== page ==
BALTIMORE (Feb. 11, 2014) – The United States Army Air Forces, which became the U.S. Air Force in 1947, was home to the 332nd Fighter Group “Redtails” piloted by the Tuskegee Airmen. Until 1948 women were not to allowed to serve in the U.S. military.
On May 15, 1942, President Franklin D. Roosevelt signed the bill into law that established the Women’s Army Auxiliary Corps, “for the purpose of making available to the national defense the knowledge, skill, and special training of women of the nation.”
Fort Des Moines, Iowa, operated the first WAAC training center, and the first group of women arrived July 20, 1942; there were 565 in the group – 125 enlisted and 440 officer candidates. Only 40 of the black women who wanted to join to become officers were selected to attend the WAAC Officer Candidate School.
On July 1, 1943, the WAAC became the Women’s Army Corps and a part of the Army of the United States, a conscripted force allowed by Congress during times of war and last used during Vietnam.
As with American society at the time, the newly created WAC was racially segregated and did not extend the same benefits to women as those to which the men were entitled.
In 1948, President Harry Truman signed Executive Order 9981, stating, “There shall be equality of treatment and opportunity for all persons in the armed services without regard to race, color, religion or national origin. This policy shall be put into effect as rapidly as possible, having due regard to the time required to effectuate any necessary changes without impairing efficiency or morale.”
Brig. Gen. Allyson Solomon, the assistant adjutant general – Air, Maryland National Guard, is a woman who has broken many barriers and achieved many historic firsts.
Born in Trinidad and Tobago, she immigrated to the U.S. at a young age. Solomon enlisted in the Air National Guard following high school, a choice she did not think would last more than three years. Although she met with trying times, she did not let the difficulties stop her from continuing to serve.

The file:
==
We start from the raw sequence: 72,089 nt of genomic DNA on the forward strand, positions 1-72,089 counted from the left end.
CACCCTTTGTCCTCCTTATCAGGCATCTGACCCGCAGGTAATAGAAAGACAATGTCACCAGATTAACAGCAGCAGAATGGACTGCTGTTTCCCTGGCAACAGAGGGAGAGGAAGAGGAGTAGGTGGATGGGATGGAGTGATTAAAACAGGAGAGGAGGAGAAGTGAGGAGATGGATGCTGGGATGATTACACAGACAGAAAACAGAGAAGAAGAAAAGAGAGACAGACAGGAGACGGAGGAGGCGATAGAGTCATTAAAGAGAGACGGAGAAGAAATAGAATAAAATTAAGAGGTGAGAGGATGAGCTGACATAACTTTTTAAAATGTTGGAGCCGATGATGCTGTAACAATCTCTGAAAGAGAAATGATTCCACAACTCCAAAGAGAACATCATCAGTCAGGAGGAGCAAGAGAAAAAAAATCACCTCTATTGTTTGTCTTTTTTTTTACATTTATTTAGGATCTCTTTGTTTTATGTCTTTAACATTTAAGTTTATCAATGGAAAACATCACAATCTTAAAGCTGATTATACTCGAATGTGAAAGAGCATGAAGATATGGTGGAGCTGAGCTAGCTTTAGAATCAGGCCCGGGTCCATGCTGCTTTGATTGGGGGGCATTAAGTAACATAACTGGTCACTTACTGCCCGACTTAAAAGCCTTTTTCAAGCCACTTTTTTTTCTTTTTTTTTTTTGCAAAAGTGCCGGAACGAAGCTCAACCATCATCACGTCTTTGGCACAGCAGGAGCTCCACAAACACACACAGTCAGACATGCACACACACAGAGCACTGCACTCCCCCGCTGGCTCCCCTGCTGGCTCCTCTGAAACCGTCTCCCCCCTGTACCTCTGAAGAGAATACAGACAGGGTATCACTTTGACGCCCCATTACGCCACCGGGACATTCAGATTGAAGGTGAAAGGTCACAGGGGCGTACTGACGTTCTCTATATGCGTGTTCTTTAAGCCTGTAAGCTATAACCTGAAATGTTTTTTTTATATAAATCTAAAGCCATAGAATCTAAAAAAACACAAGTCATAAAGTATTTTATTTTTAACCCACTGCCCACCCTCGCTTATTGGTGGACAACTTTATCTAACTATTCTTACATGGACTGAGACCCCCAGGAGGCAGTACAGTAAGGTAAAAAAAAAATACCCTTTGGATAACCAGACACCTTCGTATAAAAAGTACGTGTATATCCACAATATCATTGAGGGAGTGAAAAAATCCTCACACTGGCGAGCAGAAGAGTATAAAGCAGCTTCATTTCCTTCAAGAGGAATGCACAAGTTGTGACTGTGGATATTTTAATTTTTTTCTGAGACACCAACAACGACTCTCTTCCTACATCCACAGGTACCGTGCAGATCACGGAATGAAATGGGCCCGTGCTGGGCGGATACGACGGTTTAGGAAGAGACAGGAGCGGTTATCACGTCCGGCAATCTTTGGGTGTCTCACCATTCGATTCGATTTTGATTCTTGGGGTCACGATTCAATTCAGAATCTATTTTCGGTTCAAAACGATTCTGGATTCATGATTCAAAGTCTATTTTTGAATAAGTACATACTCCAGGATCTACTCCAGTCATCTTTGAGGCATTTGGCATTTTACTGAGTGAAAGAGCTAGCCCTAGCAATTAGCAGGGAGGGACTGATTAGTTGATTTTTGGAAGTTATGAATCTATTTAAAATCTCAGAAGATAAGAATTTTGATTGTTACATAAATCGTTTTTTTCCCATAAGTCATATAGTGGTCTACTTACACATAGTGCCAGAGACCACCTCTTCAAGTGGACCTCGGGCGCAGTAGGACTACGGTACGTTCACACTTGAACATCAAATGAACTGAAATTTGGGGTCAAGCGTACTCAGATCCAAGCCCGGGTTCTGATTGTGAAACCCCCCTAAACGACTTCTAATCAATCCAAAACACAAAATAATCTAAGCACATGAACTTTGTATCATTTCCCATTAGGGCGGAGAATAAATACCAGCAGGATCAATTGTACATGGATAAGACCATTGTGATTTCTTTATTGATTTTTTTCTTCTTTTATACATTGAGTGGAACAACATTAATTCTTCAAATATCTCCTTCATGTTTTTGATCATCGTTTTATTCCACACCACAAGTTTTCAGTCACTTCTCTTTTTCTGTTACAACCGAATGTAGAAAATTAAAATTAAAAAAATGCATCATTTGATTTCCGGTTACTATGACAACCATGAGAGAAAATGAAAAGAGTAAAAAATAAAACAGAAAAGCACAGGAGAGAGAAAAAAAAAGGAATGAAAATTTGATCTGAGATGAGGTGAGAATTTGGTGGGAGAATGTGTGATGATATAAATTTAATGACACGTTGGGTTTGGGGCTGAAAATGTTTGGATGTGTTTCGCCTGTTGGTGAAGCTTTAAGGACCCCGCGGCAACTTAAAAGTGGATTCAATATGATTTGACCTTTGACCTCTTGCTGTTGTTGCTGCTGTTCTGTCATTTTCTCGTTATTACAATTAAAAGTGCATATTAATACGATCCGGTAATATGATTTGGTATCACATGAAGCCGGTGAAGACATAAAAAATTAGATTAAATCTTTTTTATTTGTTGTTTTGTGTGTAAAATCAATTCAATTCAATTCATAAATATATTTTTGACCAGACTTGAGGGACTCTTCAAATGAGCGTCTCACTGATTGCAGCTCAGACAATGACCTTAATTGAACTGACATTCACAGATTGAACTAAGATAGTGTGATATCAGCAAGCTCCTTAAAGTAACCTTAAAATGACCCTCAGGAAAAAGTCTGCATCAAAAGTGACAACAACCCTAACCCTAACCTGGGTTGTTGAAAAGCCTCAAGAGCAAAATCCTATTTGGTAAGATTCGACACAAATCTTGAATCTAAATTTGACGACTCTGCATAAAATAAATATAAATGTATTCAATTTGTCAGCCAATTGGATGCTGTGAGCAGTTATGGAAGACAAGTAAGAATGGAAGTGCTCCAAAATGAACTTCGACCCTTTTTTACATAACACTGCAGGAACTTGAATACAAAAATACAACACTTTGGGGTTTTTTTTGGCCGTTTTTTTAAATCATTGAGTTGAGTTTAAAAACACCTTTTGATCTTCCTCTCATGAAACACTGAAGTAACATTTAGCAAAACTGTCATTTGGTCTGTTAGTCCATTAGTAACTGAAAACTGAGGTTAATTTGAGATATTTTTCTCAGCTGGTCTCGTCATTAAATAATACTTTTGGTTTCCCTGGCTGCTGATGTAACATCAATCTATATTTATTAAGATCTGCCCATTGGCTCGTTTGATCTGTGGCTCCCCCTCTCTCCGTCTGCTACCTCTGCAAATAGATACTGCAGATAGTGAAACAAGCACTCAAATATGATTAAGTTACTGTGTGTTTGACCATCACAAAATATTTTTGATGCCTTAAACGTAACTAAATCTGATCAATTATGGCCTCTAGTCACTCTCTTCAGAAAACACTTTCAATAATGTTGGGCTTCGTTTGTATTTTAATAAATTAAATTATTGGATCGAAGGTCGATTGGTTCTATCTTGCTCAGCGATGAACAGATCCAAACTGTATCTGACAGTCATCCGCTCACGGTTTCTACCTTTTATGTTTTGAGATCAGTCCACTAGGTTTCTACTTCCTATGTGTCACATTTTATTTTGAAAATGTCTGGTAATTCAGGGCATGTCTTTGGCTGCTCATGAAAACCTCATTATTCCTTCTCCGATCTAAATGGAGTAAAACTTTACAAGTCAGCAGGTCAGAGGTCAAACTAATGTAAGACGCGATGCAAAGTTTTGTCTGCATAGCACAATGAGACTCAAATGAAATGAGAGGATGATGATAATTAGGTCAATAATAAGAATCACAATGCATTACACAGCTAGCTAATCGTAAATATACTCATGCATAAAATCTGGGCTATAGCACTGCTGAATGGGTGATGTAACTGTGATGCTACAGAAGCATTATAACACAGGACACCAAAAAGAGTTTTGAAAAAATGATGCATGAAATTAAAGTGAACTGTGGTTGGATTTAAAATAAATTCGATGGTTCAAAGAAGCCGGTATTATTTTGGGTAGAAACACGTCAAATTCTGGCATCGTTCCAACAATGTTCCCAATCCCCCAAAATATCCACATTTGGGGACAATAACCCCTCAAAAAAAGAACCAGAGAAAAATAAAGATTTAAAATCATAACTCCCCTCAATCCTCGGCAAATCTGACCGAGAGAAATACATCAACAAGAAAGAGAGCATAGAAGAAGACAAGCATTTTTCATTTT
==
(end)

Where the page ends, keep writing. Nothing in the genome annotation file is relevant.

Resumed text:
“The squadron I enlisted to when I joined in 1979, there were three women. I was one of three and a handful of blacks in the whole squadron,” said Solomon. “It was an interesting time in 1979. Women were still new to the Maryland Air National Guard.”
In 2003, Solomon became the first black female colonel in the Maryland Air National Guard; in 2008, she was promoted to brigadier general, the highest position in the Air National Guard; and she also became the first black and first female selected to lead the Maryland Air National Guard as assistant adjutant general. Later, in 2009, she was inducted into the Maryland Women’s Hall of Fame.
“Being one of a few women in an organization certainly does have its share of challenges,” said Solomon. ”There is certainly much more connection across the spectrum of race today than [there] was since when I first moved here or joined the military.”
The Women’s Armed Services Integration Act, in 1948, set the stage to allow women to serve in the military without institutionalized discrimination. However, the battle against segregation was not so easily won, especially in the Maryland Guard, despite the signing of E.O. 9981. It took many years of struggle before Service members began to change and embrace equality.
“Having been enlisted for seven years prior and going through basic training, officer training was nothing compared to that,” said Solomon. “It is the foundation of every decision I make today, because I think about Airman Basic Allyson Solomon, when I make decisions. At the end of the day, that [decision-making] impacts Airman Basic whoever.”
This look at black history within the Maryland National Guard is a part of a series. The assembly of content used in this series started in 2013.
(By Staff Sgt. Thaddeus Harrington, Maryland National Guard Public Affairs Office)